“The other reason is because my father came to Britain in 1952 to become an eye surgeon. And when he retired he went back to Pakistan and he worked for the charity. So it’s sort of a synergy that’s coming together. Last year they asked me to become a trustee and I jumped at the choice.”
“The charity was founded by two gentlemen Graham Layton and Rahmatullah. Both were friends in Pakistan, Karachi to be more specific, and they decided to leave their legacy for this charity. They did a lot of research and came to the conclusion that the best way to serve the poor of Pakistan was to provide free eye care.
“Why free eye care? If you have an issue with your eyes, not only are you blind and you cannot see, but you also become an economic burden in a poor household. And the theory was that if you make the person who is going blind, through cataracts or any other illness, then economically he or she is productive. And the charity was based on that principle.
“It’s over thirty years old. We are now represented in Pakistan from north to south. Just about every area is covered but we have a lot more growth to initiate.
“We’ve served more than 33 million people who have had some sort of eye problem, but mostly cataracts.
“Now in many of the villages in Pakistan, when somebody develops cataracts, they think that they are going to go blind, but this is a curable disease as you know. It’s a simple surgery in our 17 hospitals and 50 clinics. And we have done more cataract surgeries in Pakistan than any of our competition, if you want to call them that, including some of the government hospitals.
“I had a friend who had invited me 30 years ago for a walk for a charity called the Graham Layton Trust. I had no idea the charity was based in London and supporting efforts in Pakistan. I’m from Pakistan, from the northwest and I liked the work that was being done. For two or three reasons.
“One, I thought the (business) model was very sound and needed to be supported. Secondly, I liked the fact that it (treatment) was not based on any ethnic considerations or religious considerations. And thirdly, the investment banker in me jumped at me and said there is a lot of growth here. So for the first couple of years, I was a trustee then I took over as chairman.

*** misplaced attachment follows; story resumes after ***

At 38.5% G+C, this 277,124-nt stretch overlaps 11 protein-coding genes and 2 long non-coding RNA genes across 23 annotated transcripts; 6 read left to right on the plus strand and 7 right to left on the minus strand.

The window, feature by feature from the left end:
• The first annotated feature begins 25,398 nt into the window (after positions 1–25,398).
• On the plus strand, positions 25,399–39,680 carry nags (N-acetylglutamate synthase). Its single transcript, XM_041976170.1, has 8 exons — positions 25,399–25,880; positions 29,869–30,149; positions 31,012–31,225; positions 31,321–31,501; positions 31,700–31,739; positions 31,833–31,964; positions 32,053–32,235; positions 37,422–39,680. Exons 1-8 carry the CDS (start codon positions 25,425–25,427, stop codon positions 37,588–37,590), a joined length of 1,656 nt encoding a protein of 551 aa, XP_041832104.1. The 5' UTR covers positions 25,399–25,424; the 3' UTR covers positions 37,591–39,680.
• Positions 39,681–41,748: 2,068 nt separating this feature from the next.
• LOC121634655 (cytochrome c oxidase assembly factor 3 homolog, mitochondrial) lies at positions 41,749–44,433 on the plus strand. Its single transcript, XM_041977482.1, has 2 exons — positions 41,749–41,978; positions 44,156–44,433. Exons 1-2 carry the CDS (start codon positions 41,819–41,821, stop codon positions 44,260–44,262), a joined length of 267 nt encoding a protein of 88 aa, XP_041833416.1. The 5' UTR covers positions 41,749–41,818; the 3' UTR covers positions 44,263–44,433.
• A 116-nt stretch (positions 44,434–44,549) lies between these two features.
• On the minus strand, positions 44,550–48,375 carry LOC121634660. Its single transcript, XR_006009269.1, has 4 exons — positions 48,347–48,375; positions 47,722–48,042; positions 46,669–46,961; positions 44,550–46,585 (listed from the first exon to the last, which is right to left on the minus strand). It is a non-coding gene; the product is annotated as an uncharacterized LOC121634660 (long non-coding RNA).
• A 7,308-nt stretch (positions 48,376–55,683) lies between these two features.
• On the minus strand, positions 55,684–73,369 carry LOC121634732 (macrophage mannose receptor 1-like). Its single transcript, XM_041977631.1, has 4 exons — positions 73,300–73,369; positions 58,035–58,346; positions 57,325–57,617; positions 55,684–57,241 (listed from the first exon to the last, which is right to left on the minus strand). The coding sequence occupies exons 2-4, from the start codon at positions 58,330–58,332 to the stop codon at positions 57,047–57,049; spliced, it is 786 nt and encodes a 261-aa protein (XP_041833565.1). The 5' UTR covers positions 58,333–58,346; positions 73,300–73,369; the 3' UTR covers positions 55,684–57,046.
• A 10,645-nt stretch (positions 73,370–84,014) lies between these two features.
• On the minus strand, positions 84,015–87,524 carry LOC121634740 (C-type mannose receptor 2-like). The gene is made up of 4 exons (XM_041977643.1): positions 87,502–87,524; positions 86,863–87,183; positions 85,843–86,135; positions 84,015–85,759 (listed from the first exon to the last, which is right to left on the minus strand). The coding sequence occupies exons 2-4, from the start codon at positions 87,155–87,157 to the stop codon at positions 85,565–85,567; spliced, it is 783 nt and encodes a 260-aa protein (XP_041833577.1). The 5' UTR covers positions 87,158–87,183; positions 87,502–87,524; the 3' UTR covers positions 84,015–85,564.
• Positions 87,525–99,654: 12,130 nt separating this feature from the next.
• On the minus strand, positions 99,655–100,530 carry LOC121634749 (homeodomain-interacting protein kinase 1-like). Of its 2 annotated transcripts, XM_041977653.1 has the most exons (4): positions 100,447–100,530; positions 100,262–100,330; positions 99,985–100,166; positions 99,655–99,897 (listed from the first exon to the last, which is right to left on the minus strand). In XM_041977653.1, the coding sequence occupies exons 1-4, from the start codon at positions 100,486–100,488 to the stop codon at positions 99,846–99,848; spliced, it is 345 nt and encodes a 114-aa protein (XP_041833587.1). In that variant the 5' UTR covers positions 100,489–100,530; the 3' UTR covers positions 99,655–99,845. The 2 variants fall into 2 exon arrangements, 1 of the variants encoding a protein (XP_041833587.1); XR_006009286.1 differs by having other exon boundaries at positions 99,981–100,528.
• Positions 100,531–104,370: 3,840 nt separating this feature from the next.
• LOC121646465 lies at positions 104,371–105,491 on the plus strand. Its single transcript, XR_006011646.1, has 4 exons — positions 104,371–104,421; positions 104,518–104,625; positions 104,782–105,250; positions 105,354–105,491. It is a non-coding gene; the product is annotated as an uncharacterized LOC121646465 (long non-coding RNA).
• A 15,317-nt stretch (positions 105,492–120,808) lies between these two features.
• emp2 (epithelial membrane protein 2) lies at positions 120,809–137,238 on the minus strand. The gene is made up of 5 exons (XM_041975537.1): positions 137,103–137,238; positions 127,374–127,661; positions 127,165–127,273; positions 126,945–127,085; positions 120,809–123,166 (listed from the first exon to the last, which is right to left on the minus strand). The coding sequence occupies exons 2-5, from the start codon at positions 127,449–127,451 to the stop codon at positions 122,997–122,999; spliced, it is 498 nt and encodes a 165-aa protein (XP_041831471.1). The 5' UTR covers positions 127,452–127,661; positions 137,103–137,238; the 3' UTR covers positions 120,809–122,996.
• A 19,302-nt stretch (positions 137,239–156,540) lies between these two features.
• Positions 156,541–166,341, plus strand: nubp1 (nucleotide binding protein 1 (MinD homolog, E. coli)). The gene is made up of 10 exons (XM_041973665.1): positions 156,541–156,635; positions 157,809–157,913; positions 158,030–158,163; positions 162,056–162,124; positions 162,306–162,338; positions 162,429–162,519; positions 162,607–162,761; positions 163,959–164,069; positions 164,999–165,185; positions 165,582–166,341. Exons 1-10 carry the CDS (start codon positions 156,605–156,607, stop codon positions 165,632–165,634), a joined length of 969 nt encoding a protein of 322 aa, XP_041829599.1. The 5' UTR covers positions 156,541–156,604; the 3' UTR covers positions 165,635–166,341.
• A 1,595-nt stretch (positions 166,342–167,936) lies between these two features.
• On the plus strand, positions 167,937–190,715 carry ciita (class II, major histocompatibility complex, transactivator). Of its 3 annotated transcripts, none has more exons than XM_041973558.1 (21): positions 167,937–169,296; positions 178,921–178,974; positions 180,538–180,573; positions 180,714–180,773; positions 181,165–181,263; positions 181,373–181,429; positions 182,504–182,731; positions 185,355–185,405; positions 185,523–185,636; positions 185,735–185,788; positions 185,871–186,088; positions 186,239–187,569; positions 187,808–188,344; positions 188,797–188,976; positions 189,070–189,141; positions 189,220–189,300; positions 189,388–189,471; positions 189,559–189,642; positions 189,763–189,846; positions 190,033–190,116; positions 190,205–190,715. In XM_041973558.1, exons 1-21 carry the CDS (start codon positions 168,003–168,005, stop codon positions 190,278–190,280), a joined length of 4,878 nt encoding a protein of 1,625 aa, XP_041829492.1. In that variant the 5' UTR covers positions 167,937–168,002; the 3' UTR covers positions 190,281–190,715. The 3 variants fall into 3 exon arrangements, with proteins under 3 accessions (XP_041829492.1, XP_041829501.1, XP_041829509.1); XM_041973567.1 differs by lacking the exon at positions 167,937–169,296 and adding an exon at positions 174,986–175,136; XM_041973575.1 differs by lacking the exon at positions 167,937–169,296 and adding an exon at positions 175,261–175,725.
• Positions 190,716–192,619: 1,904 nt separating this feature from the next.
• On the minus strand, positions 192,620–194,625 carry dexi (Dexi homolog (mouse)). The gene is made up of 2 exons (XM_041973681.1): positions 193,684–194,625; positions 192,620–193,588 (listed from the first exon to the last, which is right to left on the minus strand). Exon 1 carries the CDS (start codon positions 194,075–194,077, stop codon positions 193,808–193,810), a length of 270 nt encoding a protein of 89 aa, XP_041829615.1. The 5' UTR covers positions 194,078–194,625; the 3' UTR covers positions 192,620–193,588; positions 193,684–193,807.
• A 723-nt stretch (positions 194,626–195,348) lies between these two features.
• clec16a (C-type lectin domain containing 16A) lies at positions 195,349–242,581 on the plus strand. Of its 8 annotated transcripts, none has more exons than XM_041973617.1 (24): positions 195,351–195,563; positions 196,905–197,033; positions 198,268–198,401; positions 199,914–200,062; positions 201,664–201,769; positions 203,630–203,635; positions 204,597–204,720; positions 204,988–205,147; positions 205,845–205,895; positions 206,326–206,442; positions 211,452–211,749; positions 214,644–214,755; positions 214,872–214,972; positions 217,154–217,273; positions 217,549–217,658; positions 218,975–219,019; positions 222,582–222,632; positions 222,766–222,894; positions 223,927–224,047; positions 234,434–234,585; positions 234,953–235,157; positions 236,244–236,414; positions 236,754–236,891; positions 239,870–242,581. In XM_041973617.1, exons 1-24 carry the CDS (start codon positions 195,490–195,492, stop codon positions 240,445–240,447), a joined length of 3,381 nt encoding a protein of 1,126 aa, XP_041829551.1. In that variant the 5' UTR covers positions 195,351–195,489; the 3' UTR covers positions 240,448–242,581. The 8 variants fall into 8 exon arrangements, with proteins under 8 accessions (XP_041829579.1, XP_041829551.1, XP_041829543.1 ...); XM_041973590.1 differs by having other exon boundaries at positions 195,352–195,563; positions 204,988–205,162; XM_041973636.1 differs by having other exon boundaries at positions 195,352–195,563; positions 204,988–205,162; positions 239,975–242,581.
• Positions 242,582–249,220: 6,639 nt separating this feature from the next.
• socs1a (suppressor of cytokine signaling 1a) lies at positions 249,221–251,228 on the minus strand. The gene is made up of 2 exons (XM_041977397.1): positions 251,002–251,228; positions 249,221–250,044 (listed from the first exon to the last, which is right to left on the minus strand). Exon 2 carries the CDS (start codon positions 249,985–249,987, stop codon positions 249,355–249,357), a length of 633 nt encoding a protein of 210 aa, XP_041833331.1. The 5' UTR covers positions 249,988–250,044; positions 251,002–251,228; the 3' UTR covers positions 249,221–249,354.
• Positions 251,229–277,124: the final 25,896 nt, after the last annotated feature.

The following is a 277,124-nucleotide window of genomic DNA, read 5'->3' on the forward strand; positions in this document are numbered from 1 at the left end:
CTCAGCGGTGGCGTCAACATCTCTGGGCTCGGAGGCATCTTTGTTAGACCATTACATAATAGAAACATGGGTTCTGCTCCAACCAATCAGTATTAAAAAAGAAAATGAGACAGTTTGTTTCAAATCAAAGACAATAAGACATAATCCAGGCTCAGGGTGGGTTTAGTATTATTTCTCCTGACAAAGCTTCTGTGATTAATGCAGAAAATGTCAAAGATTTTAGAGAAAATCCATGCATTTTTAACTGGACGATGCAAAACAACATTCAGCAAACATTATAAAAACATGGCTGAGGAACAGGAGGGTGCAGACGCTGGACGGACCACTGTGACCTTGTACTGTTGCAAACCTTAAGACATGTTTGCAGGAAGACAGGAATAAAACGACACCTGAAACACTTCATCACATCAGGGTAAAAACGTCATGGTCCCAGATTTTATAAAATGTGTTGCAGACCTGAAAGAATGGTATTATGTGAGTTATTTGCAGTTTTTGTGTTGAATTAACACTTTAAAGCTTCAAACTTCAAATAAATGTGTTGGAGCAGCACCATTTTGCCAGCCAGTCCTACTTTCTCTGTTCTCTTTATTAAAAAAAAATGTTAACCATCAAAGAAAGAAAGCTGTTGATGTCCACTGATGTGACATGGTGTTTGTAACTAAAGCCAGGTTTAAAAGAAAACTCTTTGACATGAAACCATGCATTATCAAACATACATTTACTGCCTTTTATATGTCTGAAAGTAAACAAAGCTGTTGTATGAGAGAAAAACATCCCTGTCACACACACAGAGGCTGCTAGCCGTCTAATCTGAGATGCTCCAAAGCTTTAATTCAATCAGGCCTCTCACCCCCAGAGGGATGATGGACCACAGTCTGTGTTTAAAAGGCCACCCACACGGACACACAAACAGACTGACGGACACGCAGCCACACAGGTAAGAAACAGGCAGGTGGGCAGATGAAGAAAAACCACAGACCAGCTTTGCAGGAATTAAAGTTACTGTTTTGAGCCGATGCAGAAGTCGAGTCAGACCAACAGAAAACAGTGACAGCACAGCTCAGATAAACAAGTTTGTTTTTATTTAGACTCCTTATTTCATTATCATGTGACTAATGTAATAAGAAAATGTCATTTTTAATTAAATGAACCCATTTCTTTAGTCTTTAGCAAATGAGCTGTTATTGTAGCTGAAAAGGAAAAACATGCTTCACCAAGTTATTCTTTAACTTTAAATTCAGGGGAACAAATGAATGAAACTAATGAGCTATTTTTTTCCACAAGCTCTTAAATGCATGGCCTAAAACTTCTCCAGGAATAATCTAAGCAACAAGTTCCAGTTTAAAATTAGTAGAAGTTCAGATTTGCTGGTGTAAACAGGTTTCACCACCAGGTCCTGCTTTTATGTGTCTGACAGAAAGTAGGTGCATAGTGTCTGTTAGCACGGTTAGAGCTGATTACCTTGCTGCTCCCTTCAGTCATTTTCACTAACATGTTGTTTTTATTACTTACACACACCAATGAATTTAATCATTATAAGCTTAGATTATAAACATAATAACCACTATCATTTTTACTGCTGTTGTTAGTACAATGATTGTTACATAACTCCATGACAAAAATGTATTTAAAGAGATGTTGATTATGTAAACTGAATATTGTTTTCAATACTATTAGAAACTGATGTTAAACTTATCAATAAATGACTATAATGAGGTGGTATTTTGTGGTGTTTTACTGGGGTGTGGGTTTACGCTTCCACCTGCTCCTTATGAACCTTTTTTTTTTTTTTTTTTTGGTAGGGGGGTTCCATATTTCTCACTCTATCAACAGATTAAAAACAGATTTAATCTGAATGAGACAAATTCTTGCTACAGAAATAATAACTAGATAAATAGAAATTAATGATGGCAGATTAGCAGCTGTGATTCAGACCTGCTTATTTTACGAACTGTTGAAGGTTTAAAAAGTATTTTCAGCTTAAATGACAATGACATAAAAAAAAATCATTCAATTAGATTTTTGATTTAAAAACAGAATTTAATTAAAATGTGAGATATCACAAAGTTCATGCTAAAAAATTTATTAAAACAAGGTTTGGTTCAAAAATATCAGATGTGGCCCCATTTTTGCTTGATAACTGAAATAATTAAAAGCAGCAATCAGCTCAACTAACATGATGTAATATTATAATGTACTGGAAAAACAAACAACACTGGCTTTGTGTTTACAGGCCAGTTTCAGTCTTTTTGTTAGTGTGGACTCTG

“I come from a very modest background in Pakistan, I was educated in the United States, I was brought to London by my employer 30 years ago, and I felt like we had to give something back to Pakistan and to other places that I have lived.
“Our founders made one promise to the people of Pakistan, that was, the kind of care that they will get will be no different than state of the art.”
“I’ve been involved in this charity now, for almost twenty years. I got involved originally through my work. It is an exceptional charity, in that it offers a need to a community that is extraordinarily important. I’ve been supporting healthcare charities for about twenty years.
“This particular charity, because it offers absolutely free eye care to those in need, regardless of race, color, religion, ethnic background, or financial circumstance, to me, that addresses a very basic human need, in terms of healthcare.
“We all know the importance of eye care to people’s lives and their livelihood. And for me, being able to help, those that are most in need is something that I feel very honored to be able to do.
“A large majority of the operations that we do are relatively simple cataract operations. A simple procedure can give people their sight back, but if you don’t do anything about them, they can ultimately cause blindness.
“The doctors are highly trained and have the benefit of some of the most sophisticated facilities in the country. Being able to provide such healthcare in a country such as Pakistan where the average income is very low, is really extraordinary.”
“I volunteer for a number of different reasons. We want to try and help people who are less fortunate than us. We do that by raising awareness in London and across the UK. And also by raising funds, which can be used to make a difference to underprivileged people in Pakistan. Volunteering with the charity is our way of giving back to society.